Taking a new look at composition, the theme of his bestselling classic The Photographer's Eye, Michael Freeman now explores the visual mechanics of photography in its own native terms. Lushly illustrated with straight-to-the-point diagrams and graphic deconstructions, this new, digitally remastered edition speaks in that intuitive, visual, and instantaneous language in which photographers think and work.
Each section is organized into discrete units that articulate a working method for communicating particular ideas and capturing certain subjects. Dive into beautiful images and explore how each compositional element is placed and arranged in relationship to each other. Examine the outtakes from each shoot to understand why one particular image succeeded, compared to those shot before and after. Track the viewer's eye as it moves throughout the photo to see the optical dynamics held within each frame. And most of all, internalize this graphic language so you can instantly recognise amazing and powerful shots as they appear in your own viewfinder.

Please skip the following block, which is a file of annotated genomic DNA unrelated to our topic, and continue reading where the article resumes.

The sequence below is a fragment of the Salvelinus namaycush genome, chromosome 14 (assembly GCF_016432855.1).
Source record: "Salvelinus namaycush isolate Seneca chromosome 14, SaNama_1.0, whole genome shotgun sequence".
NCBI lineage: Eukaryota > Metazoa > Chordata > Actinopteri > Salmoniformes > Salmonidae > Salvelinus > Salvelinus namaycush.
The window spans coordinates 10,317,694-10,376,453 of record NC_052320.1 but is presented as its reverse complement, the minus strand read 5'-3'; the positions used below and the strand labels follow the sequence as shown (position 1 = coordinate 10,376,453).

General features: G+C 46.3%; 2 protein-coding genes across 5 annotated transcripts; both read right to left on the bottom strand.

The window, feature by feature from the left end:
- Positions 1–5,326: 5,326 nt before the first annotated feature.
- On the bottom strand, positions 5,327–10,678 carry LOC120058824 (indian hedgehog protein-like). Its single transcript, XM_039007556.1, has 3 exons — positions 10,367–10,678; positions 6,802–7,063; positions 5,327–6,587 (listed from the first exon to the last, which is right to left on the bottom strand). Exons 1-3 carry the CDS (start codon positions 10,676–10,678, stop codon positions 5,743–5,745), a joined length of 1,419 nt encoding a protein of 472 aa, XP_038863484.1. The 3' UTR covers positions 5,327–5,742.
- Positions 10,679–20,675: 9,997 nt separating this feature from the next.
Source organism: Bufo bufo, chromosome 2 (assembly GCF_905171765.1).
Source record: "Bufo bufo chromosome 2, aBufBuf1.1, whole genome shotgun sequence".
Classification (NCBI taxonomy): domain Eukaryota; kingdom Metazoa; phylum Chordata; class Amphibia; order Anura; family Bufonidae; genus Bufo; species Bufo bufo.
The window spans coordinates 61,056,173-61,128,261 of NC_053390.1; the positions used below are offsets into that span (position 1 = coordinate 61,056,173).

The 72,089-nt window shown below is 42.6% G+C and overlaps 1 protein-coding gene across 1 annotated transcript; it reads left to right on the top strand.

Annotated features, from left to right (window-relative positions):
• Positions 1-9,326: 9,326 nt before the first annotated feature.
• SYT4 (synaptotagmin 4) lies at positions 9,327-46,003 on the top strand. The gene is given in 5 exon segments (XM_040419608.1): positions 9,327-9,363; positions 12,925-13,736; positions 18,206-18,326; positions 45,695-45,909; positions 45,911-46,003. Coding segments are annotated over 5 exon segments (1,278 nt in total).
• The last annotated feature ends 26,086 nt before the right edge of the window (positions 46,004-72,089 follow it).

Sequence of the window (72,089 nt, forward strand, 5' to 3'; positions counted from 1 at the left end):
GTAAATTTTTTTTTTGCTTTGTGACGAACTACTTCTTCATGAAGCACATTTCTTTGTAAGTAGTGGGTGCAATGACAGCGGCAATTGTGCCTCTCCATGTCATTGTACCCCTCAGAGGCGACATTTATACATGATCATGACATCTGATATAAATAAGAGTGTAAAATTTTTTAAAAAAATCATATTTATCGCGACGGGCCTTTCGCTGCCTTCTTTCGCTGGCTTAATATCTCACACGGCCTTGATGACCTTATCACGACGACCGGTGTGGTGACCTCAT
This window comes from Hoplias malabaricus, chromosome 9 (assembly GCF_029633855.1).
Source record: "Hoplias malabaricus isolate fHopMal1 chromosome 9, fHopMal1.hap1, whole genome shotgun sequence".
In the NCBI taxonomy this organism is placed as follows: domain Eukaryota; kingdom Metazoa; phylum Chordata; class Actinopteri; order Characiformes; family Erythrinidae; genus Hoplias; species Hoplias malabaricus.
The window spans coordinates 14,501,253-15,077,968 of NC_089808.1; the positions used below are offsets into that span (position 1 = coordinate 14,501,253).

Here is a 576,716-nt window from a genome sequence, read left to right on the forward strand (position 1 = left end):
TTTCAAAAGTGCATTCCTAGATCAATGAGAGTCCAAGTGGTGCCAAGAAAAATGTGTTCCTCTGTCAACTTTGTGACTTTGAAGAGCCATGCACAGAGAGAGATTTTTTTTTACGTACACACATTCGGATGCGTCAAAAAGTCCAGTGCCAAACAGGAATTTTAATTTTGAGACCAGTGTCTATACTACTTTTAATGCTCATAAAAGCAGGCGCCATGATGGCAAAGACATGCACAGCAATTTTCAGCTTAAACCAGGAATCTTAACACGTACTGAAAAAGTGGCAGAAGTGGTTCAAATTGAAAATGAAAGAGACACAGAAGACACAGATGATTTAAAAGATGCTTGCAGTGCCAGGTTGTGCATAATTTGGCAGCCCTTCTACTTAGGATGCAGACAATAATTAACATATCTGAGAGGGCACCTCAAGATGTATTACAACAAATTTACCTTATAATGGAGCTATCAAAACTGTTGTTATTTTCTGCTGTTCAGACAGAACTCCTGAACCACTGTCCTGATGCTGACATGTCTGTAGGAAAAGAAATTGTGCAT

Michael Freeman, professional photographer and best-selling author, was born in England in 1945, took a Masters in Geography at Brasenose College, Oxford University, and then worked in advertising in London for six years. In 1971 he made the life-changing decision to travel up the Amazon with two secondhand cameras, and when Time-Life used many of the pictures he came back with, he embarked on a full-time photographic career.
Since then, working for clients that include all the world's major magazines, most notably the Smithsonian Magazine (for which he has shot more than 40 stories over 30 years), Freeman's reputation as one of the world's leading reportage photographers has been consolidated. Of his many books, which have sold over 4 million copies worldwide, more than 60 titles are on the practice of photography. For this photographic educational work he was awarded the Prix Louis Philippe Clerc by the French Ministry of Culture.
Freeman's books on photography have been translated into 27 languages.